Monday, August 22, 2005

Notes from Reno

As promised, below are my notes from Elena Greene's most excellent workshop on the history of pregnancy and childbirth. As you will see, I take notes in point form - hopefully they'll prove at least somewhat useful. If I had time (ha, ha) I'd go through and write them up in a more coherent manner, but with my kitty still so sick, and other stuff to do...

Ms. Greene is aware I've posted these notes :-) Her next book will be out in September 05!

Elena Greene - Pregnancy and Childbirth Through the Ages

- wandering womb theory - cure, weigh it down with sperm or a baby

- early bias against mid-wives, Ancient Greece - women colluding to bring in bastards

- baby controlled labour, not the woman - she had it happen to her, didn't participate
- wore stones to keep baby and help with childbirth

- change in all these rituals depended on location - ruraly women were usually the last to change

- births assisted by midwives - Egyptians, Greeks, Romans

Medieval - no wandering womb
- menstruation very important, balance of bodily humours paramount
- gynecological issues dominated anything wrong with a woman
- birth was a natural event, worked if woman was healthy, trust in nature and God that all would be well
- men weren't permitted into the birthing chamber
- conflicts between ancient practises and the church - midwives might be witches because of use of herbs etc. they had to be of good character so that if they baptized a dying baby they weren't cursing it
- older superstitions being replaced by religions ones - intercession of saints, + belief that labour pain was a woman's lot, punishment for Eve's mistake

Midwives - the most experienced women among those in the community who helped with childbirth
- low caseload
- often an inherited position from mother to daughter
- often paid in kind instead of with money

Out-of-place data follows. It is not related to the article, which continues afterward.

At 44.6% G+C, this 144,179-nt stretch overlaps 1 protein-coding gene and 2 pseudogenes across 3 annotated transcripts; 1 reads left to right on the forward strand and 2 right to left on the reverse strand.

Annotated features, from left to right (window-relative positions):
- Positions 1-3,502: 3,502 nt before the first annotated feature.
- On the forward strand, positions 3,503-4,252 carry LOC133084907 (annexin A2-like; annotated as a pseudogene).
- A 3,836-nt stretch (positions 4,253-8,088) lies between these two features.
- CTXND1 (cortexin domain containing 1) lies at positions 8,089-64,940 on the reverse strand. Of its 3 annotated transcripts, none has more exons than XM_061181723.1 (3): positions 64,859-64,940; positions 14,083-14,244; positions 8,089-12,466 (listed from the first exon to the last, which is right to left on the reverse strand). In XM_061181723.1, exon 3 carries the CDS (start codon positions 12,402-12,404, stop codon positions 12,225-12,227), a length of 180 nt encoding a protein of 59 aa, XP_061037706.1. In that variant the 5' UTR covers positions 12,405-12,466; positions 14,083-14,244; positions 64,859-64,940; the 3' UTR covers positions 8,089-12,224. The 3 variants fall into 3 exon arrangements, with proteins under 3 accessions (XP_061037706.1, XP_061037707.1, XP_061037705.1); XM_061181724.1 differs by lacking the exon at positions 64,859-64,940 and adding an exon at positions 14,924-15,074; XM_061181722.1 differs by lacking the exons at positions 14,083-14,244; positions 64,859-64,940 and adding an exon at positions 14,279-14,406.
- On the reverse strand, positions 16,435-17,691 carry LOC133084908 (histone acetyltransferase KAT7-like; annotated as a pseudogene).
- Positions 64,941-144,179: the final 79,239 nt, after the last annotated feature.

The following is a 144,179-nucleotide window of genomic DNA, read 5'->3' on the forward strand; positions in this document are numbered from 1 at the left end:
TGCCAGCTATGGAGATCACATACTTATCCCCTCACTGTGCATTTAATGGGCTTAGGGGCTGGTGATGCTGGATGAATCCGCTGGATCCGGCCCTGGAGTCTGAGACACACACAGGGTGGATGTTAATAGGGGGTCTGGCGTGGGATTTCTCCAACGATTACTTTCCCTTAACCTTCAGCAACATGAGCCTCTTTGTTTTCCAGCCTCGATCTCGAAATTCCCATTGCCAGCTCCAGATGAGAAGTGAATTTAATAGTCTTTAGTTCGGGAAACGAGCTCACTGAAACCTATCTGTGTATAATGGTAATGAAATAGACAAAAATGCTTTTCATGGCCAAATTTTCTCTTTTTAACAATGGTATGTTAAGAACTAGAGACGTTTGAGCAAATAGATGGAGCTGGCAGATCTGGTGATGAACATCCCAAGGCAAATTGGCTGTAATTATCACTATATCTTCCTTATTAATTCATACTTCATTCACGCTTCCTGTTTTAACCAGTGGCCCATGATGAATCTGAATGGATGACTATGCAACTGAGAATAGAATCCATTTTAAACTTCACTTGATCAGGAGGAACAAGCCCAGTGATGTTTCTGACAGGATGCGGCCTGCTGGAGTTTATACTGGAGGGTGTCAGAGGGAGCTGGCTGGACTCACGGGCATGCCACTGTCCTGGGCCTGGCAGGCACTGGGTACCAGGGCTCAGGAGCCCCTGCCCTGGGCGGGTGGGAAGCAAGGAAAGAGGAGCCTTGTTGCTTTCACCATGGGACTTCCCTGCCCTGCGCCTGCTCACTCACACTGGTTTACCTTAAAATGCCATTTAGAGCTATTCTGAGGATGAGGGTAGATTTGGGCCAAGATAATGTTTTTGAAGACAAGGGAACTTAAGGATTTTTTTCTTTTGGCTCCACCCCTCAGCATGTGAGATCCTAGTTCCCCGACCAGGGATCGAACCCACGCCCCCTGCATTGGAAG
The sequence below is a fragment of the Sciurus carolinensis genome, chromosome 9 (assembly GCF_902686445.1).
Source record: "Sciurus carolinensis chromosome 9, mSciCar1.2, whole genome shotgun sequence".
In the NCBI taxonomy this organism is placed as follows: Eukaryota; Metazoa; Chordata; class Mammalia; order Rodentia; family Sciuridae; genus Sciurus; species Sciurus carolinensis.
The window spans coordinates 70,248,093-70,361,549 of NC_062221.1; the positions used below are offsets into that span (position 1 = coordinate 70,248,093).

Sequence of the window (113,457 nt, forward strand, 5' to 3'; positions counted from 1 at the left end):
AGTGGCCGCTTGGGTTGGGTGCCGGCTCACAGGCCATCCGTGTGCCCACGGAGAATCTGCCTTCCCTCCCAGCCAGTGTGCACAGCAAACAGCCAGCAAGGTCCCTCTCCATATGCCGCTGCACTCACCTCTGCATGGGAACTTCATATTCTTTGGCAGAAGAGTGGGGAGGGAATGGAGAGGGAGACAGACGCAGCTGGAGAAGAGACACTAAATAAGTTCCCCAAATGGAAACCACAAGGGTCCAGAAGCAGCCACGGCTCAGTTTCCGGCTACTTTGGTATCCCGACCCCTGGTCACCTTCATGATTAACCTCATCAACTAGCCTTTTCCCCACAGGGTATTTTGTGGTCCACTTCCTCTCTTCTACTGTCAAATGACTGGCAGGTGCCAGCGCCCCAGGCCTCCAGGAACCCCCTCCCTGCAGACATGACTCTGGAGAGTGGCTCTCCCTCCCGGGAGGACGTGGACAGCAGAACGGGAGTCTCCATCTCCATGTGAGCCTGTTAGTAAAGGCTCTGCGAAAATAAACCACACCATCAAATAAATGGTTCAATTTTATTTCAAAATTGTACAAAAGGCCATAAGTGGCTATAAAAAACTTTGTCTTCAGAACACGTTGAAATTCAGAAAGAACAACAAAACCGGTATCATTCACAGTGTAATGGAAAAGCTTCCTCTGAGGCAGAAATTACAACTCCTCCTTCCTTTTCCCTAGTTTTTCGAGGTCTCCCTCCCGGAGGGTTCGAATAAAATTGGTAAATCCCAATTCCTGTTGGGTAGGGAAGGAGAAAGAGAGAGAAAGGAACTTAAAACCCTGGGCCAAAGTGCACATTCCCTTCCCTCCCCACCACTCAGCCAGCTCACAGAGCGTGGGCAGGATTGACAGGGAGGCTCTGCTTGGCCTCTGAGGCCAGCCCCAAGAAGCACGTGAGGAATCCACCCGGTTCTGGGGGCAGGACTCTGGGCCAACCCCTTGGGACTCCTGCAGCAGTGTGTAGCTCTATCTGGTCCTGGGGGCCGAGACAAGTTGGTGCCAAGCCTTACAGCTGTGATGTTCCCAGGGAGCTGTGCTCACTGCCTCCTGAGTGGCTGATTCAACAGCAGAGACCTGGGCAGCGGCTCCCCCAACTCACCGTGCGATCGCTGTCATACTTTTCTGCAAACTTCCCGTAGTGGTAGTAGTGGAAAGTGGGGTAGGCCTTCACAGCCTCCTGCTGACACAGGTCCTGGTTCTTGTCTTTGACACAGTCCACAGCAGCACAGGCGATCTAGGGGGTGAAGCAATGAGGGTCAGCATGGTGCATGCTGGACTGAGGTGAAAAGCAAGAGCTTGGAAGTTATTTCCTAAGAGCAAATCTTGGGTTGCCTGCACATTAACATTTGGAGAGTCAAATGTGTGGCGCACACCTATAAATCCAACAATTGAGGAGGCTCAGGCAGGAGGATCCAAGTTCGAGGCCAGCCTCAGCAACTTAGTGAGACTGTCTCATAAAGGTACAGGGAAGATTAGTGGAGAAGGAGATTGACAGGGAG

- eventually became more of a job with regular fees
- recorded when baby was born and what gender - helped with inheritance
- bibliography on Elena's website with primary sources listed
- birthing stool came back into use during the middle ages
- difficult for the birth attendant
- male doctors wrote treatises to help the midwives and were fairly respectful
- treatises very frank about sexuality
- euphemism for penis - the yard!!!
- how to simulate virginity using leeches

Birthing Ritual
- husband midgeted - gathered the midwife and the gossips
- keyholes, winndows, doors, cracks everything closed off and kept warm - ward of evil spirits and contributed to bonding, would be soothing
- drank coddle, spiced wine
- birthing positions varied - against a fireplace, in an attendant's lap
- very few women gave birth in bed
- once baby was born, it was swaddled and protected from evil spirits until it was baptised
- some babies were fostered out completely, otherwise the wetnurse was brought in, though many also nursed themselves
- month long lying-in recovery period - men might sometimes move out
= then the woman was churched - some elements of purification, but it was mostly a giving of thanks
- in difficult cases, they had methods to speed things up - ergot of rye, a mold that can be deadly, but in proper doses would help
- would induce vomiting
- could deal with breech using manual version
- woman who were poor and had poor nutrition there would be horrible problems, call in a surgeon and have him help - decision made between woman and child, woman was saved
- if man was called it was last resort because it usually meant one or both might die
- husband might help, if it was an obstructed birth he might help pull, hold her in his lap or even help her if there was no-one else around
- midwives were usually married women who had had at least one baby - NO virgins

Eighteenth Century
- BIG change - men became involved